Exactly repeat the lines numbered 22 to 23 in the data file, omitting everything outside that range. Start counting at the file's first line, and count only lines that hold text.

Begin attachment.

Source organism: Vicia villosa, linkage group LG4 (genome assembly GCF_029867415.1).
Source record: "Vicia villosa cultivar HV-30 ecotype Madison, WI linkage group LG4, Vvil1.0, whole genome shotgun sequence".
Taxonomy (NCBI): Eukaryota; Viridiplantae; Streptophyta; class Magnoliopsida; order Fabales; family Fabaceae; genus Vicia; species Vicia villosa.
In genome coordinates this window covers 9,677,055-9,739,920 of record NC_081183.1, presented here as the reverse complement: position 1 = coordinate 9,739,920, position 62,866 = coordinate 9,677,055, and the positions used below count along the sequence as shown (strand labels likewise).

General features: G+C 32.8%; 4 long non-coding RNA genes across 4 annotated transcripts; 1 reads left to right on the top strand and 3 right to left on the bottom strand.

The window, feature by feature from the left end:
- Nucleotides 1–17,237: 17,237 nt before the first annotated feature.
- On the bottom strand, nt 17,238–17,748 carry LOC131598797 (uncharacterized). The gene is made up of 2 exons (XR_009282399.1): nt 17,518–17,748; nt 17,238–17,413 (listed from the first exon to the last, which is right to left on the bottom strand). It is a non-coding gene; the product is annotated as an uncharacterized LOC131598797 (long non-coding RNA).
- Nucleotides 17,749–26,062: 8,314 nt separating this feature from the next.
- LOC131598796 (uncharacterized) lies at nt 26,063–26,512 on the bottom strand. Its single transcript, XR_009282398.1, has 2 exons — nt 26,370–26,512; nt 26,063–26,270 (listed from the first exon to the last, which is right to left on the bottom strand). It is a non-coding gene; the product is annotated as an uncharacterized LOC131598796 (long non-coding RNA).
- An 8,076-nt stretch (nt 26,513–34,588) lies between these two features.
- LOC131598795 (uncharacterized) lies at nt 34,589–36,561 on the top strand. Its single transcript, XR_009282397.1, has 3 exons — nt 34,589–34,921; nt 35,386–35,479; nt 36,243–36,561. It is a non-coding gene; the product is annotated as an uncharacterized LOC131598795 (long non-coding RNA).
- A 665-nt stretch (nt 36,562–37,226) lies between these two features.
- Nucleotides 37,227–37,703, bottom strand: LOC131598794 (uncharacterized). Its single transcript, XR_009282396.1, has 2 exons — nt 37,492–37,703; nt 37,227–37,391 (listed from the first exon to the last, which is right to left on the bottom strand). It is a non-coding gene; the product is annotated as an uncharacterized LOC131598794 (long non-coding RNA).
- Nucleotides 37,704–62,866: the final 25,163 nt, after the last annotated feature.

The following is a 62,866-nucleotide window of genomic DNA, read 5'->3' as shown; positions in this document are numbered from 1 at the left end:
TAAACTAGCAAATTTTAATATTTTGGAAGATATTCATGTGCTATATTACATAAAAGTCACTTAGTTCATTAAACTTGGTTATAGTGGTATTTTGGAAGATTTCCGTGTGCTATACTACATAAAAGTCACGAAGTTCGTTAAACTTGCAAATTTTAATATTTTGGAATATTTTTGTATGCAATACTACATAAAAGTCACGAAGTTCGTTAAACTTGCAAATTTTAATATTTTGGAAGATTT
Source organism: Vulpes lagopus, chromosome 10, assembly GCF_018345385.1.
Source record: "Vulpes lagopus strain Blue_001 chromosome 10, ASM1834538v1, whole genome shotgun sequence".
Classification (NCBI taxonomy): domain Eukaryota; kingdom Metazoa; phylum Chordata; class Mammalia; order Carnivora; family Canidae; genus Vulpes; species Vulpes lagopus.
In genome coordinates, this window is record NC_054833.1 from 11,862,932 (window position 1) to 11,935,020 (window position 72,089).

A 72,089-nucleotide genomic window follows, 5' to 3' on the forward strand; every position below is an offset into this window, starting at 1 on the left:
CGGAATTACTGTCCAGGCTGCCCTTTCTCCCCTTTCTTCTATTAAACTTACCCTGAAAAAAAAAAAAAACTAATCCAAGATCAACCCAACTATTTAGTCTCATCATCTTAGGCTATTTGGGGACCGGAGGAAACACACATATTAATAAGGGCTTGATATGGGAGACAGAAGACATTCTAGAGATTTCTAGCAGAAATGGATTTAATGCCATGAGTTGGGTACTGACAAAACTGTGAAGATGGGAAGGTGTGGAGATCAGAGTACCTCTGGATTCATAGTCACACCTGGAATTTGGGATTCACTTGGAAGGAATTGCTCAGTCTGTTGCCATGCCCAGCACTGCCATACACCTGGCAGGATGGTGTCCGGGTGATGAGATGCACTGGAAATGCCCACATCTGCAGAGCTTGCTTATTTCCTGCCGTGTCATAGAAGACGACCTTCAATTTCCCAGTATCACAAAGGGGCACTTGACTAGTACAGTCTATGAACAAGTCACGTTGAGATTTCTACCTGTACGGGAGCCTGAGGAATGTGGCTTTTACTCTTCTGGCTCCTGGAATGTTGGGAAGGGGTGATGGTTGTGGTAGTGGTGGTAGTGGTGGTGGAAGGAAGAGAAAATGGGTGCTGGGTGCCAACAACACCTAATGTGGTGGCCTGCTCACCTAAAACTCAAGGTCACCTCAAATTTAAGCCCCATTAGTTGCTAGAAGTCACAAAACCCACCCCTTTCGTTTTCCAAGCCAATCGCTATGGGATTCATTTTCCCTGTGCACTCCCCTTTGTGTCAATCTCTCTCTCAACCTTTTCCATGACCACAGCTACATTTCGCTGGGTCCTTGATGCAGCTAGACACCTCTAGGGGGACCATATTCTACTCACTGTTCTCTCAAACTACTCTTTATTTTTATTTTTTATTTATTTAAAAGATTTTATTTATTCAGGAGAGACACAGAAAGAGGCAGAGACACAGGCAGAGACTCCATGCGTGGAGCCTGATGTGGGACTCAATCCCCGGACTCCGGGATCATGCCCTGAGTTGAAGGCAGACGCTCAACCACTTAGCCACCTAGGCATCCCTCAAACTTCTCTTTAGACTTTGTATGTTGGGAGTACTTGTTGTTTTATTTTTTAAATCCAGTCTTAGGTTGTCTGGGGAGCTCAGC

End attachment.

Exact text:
A 72,089-nucleotide genomic window follows, 5' to 3' on the forward strand; every position below is an offset into this window, starting at 1 on the left:
CGGAATTACTGTCCAGGCTGCCCTTTCTCCCCTTTCTTCTATTAAACTTACCCTGAAAAAAAAAAAAAACTAATCCAAGATCAACCCAACTATTTAGTCTCATCATCTTAGGCTATTTGGGGACCGGAGGAAACACACATATTAATAAGGGCTTGATATGGGAGACAGAAGACATTCTAGAGATTTCTAGCAGAAATGGATTTAATGCCATGAGTTGGGTACTGACAAAACTGTGAAGATGGGAAGGTGTGGAGATCAGAGTACCTCTGGATTCATAGTCACACCTGGAATTTGGGATTCACTTGGAAGGAATTGCTCAGTCTGTTGCCATGCCCAGCACTGCCATACACCTGGCAGGATGGTGTCCGGGTGATGAGATGCACTGGAAATGCCCACATCTGCAGAGCTTGCTTATTTCCTGCCGTGTCATAGAAGACGACCTTCAATTTCCCAGTATCACAAAGGGGCACTTGACTAGTACAGTCTATGAACAAGTCACGTTGAGATTTCTACCTGTACGGGAGCCTGAGGAATGTGGCTTTTACTCTTCTGGCTCCTGGAATGTTGGGAAGGGGTGATGGTTGTGGTAGTGGTGGTAGTGGTGGTGGAAGGAAGAGAAAATGGGTGCTGGGTGCCAACAACACCTAATGTGGTGGCCTGCTCACCTAAAACTCAAGGTCACCTCAAATTTAAGCCCCATTAGTTGCTAGAAGTCACAAAACCCACCCCTTTCGTTTTCCAAGCCAATCGCTATGGGATTCATTTTCCCTGTGCACTCCCCTTTGTGTCAATCTCTCTCTCAACCTTTTCCATGACCACAGCTACATTTCGCTGGGTCCTTGATGCAGCTAGACACCTCTAGGGGGACCATATTCTACTCACTGTTCTCTCAAACTACTCTTTATTTTTATTTTTTATTTATTTAAAAGATTTTATTTATTCAGGAGAGACACAGAAAGAGGCAGAGACACAGGCAGAGACTCCATGCGTGGAGCCTGATGTGGGACTCAATCCCCGGACTCCGGGATCATGCCCTGAGTTGAAGGCAGACGCTCAACCACTTAGCCACCTAGGCATCCCTCAAACTTCTCTTTAGACTTTGTATGTTGGGAGTACTTGTTGTTTTATTTTTTAAATCCAGTCTTAGGTTGTCTGGGGAGCTCAGC